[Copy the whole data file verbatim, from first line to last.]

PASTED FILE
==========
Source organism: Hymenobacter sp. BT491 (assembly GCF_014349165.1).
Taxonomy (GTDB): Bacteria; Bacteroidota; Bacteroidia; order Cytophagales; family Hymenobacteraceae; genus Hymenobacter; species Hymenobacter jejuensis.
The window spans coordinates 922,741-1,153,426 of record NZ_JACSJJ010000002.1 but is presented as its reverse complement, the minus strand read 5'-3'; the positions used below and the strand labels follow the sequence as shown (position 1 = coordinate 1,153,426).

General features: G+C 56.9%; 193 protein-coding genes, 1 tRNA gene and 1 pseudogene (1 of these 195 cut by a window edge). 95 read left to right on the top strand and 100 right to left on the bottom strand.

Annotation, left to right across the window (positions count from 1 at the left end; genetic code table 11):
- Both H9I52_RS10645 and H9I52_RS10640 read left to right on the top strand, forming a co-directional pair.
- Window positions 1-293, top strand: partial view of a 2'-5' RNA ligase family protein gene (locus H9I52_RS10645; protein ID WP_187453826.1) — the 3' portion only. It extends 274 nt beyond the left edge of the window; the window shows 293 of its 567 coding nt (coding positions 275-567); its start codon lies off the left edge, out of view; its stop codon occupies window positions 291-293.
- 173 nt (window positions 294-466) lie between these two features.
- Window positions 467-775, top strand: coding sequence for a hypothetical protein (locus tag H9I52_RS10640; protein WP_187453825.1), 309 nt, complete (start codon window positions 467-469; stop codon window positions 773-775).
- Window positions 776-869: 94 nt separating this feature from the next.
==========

Source organism: Hymenobacter sp. BT491 (assembly GCF_014349165.1).
Taxonomy (GTDB): Bacteria; Bacteroidota; Bacteroidia; order Cytophagales; family Hymenobacteraceae; genus Hymenobacter; species Hymenobacter jejuensis.
The window spans coordinates 922,741-1,153,426 of record NZ_JACSJJ010000002.1 but is presented as its reverse complement, the minus strand read 5'-3'; the positions used below and the strand labels follow the sequence as shown (position 1 = coordinate 1,153,426).

General features: G+C 56.9%; 193 protein-coding genes, 1 tRNA gene and 1 pseudogene (1 of these 195 cut by a window edge). 95 read left to right on the top strand and 100 right to left on the bottom strand.

Annotation, left to right across the window (positions count from 1 at the left end; genetic code table 11):
- Both H9I52_RS10645 and H9I52_RS10640 read left to right on the top strand, forming a co-directional pair.
- Window positions 1-293, top strand: partial view of a 2'-5' RNA ligase family protein gene (locus H9I52_RS10645; protein ID WP_187453826.1) — the 3' portion only. It extends 274 nt beyond the left edge of the window; the window shows 293 of its 567 coding nt (coding positions 275-567); its start codon lies off the left edge, out of view; its stop codon occupies window positions 291-293.
- 173 nt (window positions 294-466) lie between these two features.
- Window positions 467-775, top strand: coding sequence for a hypothetical protein (locus tag H9I52_RS10640; protein WP_187453825.1), 309 nt, complete (start codon window positions 467-469; stop codon window positions 773-775).
- Window positions 776-869: 94 nt separating this feature from the next.